And these thing will be similar for both kind of system either it is unbonded or grouted.


(4) Comment from Mr. Hemal:  We do not have separate seismic provisions/codes for PT structures. Generally seismic+gravity moments will be much more higher than gravity moments. If u utilize tendons for gravity moments and provide conventional reinforcement for seismic moments, amount of conventional reinforcement will be very high, which may lead to over-reinforced sections with tensile/compressive stresses higher than permissible stresses assumed in PT design. Many times we may need to increase tendons or section sizes to limit reinforcement ratio, stresses, deflections etc. That means you can not separate Gravity load design with tendons & seismic design with reinforcement.
Many times PT structures are designed by PT contractors for gravity loads only (however this also shall be verified by main structural consultant).and seismic design is left for main structural consultant. Main structural consultant should note that by just providing conventional reinforcement for seismic moments will not be sufficient. He/she also needs to check limiting reinforcement ratio to ensure ductility, stresses, deflections (cracked or uncracked based on value of moments) etc. for seismic loads combined with gravity loads.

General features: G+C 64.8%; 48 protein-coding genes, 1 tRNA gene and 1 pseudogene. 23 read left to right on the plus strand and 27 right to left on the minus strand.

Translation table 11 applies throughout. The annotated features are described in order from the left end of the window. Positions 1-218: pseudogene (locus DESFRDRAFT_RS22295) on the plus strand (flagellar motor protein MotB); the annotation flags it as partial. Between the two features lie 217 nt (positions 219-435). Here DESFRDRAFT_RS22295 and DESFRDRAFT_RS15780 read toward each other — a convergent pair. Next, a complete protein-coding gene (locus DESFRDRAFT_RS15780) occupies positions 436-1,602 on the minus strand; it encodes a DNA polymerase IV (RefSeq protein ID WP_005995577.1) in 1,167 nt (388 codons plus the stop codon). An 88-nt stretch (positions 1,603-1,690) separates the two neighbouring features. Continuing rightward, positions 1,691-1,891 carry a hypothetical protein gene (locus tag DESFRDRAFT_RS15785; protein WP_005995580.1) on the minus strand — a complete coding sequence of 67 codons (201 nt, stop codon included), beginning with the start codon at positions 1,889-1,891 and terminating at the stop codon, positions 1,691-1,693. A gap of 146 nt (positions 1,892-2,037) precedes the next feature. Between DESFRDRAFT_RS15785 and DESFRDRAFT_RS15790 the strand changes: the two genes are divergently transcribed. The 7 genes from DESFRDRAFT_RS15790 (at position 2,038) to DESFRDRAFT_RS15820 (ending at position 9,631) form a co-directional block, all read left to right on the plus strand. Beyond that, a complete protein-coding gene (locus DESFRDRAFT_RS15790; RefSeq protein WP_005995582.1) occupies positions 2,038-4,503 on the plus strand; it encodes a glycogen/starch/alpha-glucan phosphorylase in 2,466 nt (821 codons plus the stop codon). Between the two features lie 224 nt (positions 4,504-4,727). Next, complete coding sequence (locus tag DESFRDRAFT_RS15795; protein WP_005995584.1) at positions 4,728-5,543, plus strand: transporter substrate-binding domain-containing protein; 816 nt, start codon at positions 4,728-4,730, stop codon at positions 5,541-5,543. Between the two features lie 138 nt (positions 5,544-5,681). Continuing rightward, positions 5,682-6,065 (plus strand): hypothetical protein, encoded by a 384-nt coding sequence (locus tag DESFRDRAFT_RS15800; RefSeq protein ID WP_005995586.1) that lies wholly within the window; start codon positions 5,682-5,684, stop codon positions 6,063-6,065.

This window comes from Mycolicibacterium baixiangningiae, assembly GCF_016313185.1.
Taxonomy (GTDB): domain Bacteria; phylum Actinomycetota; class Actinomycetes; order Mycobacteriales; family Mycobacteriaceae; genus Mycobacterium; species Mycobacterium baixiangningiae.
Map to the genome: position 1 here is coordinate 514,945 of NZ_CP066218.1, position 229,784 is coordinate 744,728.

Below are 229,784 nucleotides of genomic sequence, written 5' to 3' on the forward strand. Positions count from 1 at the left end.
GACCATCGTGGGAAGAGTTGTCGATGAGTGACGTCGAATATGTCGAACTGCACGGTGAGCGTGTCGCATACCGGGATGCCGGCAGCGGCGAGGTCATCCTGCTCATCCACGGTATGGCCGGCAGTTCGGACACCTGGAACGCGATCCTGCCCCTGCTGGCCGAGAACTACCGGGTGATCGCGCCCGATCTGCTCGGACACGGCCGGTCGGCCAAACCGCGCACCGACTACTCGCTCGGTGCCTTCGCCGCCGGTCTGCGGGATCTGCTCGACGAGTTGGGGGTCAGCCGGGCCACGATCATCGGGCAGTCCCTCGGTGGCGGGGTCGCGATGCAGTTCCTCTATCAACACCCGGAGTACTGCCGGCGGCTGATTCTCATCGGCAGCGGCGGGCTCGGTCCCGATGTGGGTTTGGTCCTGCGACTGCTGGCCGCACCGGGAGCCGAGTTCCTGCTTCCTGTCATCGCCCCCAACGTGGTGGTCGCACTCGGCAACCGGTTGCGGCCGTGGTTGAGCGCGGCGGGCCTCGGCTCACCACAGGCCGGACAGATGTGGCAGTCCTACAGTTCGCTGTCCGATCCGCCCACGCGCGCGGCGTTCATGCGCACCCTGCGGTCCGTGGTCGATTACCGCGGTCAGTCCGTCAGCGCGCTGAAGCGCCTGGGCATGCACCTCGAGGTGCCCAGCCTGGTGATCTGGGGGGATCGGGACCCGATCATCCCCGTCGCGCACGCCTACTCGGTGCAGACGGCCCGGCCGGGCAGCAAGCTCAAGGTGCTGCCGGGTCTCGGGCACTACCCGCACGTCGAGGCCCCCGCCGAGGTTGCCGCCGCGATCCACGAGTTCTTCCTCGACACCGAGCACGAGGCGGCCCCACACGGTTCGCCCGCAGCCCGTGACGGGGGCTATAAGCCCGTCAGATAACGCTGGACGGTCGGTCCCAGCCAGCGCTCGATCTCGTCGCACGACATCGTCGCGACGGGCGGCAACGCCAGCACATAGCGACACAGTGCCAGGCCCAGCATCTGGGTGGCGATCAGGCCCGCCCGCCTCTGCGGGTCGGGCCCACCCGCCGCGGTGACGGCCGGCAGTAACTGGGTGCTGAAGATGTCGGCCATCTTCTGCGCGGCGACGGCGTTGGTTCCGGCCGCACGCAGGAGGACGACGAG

Arun: There are several standards available such that IBC, UBC which is having international platform for design.

It is not always that the governing critical load combination has the seismic component. This may be true for short spanned beams. If we think about larger spans, it may be critical in Gravity load combination even. Normally PT is applied to larger spans. Let me explain what might be the design procedure in our scenario:


  1. PT Elements to be designed as per the structural configuration decided by the structural consultant and PT designer mutually.
  2. Designed sections of PT elements shall be sent to structural consultant for the geometry creation in 3D analysis for lateral cases.
  3. Structural consultant shall send their critical moments with its load combination to PT designer.